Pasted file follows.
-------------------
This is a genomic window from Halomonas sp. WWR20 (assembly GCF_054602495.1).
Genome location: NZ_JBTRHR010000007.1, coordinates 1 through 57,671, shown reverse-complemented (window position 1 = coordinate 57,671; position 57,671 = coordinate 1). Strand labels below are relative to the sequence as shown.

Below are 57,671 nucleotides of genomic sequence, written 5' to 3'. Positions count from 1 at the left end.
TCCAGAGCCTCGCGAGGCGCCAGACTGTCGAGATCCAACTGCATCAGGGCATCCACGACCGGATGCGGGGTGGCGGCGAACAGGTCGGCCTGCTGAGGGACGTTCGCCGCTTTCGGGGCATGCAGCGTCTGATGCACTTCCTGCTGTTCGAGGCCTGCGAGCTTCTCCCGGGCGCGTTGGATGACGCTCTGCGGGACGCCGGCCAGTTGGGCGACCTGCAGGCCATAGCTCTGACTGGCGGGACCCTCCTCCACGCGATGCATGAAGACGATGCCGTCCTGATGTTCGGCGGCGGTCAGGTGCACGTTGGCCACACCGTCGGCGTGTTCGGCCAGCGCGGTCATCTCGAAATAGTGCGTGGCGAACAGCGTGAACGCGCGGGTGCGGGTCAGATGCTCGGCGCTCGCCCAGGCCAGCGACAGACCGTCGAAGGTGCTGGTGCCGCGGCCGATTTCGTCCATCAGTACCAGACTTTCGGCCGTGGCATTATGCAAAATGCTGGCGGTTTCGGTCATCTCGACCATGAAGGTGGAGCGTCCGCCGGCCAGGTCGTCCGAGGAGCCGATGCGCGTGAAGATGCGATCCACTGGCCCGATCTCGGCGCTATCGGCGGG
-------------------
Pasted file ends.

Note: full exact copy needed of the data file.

This is a genomic window from Halomonas sp. WWR20 (assembly GCF_054602495.1).
Genome location: NZ_JBTRHR010000007.1, coordinates 1 through 57,671, shown reverse-complemented (window position 1 = coordinate 57,671; position 57,671 = coordinate 1). Strand labels below are relative to the sequence as shown.

Below are 57,671 nucleotides of genomic sequence, written 5' to 3'. Positions count from 1 at the left end.
TCCAGAGCCTCGCGAGGCGCCAGACTGTCGAGATCCAACTGCATCAGGGCATCCACGACCGGATGCGGGGTGGCGGCGAACAGGTCGGCCTGCTGAGGGACGTTCGCCGCTTTCGGGGCATGCAGCGTCTGATGCACTTCCTGCTGTTCGAGGCCTGCGAGCTTCTCCCGGGCGCGTTGGATGACGCTCTGCGGGACGCCGGCCAGTTGGGCGACCTGCAGGCCATAGCTCTGACTGGCGGGACCCTCCTCCACGCGATGCATGAAGACGATGCCGTCCTGATGTTCGGCGGCGGTCAGGTGCACGTTGGCCACACCGTCGGCGTGTTCGGCCAGCGCGGTCATCTCGAAATAGTGCGTGGCGAACAGCGTGAACGCGCGGGTGCGGGTCAGATGCTCGGCGCTCGCCCAGGCCAGCGACAGACCGTCGAAGGTGCTGGTGCCGCGGCCGATTTCGTCCATCAGTACCAGACTTTCGGCCGTGGCATTATGCAAAATGCTGGCGGTTTCGGTCATCTCGACCATGAAGGTGGAGCGTCCGCCGGCCAGGTCGTCCGAGGAGCCGATGCGCGTGAAGATGCGATCCACTGGCCCGATCTCGGCGCTATCGGCGGG